Treasury Secretary Geithner may want to recalibrate the printing presses. It appears we are going to go broke a couple of weeks earlier than expected unless a new debt ceiling is authorized by Congress.
The U.S. government may default on its debt as soon as Feb. 15, half a month earlier than widely expected, according to a new analysis adding urgency to the debate over how to raise the federal debt ceiling.
The analysis, by the Bipartisan Policy Center, says that the government will be unable to pay all its bills starting sometime between Feb. 15 and March 1.
The government hit the $16.4 trillion statutory debt limit on Dec. 31 , but the Treasury Department is able to undertake a number of accounting schemes to delay when the government runs into funding problems.
The Treasury has said that the accounting schemes, known as "extraordinary measures," ordinarily would forestall default for about the first two months of the year, though officials were clear that they could not pinpoint a precise date because of an unusual amount of uncertainty around federal finances.
"Our numbers show that we have less time to solve this problem than many realize," Steve Bell, senior director of economic policy at the Bipartisan Policy Center, said in a statement. "It will be difficult for Treasury to get beyond the March 1 date in our judgment."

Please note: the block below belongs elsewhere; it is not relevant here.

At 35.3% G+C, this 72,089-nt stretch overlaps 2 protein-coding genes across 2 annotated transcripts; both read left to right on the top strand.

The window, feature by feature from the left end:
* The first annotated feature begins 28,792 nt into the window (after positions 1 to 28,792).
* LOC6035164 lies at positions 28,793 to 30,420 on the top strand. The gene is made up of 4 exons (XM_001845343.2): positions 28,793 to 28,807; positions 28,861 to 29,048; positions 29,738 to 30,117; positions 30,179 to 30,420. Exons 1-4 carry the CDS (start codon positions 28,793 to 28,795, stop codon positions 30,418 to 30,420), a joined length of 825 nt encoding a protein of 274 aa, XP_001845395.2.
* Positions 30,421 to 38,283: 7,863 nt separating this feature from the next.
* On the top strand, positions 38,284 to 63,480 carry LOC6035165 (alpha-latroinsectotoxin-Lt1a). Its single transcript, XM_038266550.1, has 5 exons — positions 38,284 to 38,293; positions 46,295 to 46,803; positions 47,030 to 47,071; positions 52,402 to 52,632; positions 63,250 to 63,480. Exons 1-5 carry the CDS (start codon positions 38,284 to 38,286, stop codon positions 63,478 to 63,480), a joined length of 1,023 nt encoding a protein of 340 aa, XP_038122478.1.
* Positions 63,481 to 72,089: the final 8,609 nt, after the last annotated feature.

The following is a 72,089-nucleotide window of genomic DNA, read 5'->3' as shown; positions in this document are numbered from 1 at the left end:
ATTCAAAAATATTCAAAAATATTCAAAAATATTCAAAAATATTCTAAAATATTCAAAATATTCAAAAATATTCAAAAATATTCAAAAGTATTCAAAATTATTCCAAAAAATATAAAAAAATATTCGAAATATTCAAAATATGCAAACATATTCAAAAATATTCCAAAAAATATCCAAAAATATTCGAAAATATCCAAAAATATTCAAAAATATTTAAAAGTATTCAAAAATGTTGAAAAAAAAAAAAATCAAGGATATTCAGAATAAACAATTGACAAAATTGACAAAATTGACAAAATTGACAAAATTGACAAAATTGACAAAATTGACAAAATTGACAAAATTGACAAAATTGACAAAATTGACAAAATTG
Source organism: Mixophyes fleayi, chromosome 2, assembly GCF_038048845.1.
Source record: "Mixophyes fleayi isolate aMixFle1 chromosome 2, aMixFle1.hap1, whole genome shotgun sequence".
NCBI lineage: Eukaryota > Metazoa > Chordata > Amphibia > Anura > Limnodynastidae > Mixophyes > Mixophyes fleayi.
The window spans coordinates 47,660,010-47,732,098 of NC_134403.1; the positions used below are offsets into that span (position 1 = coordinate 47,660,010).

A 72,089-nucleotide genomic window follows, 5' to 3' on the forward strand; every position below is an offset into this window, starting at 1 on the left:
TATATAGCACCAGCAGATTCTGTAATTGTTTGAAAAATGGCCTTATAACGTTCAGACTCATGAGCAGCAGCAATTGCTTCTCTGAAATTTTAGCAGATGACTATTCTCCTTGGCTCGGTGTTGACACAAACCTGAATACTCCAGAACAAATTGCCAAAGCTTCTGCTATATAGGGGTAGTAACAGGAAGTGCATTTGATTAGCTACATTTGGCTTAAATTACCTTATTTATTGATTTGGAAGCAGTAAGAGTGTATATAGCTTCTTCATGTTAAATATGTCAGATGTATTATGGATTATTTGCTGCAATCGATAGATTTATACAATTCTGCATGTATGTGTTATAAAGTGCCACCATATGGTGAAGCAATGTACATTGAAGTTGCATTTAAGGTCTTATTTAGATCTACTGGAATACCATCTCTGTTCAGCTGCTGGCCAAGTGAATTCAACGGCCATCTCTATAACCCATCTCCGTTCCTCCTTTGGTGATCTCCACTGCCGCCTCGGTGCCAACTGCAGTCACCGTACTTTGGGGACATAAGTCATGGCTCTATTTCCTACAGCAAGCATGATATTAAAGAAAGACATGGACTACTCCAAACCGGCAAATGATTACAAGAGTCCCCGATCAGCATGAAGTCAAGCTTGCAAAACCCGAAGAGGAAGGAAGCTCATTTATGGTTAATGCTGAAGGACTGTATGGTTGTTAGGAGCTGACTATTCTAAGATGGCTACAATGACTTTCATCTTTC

Even after March 1, it is not likely there will be a total government shutdown. Geither can pick and choose which bills to pay, which checks to send out, etc. It's not like Congress refusing to pass a budget, where there is literally no authorized spending. Geithner will be able to spend the revenue that comes in every month, but no more.
While the accelerated date puts a little more pressure on Congress to come to an agreement on spending reductions, it's not likely to matter as much as the sequestration deadline. That's where the real war will be fought.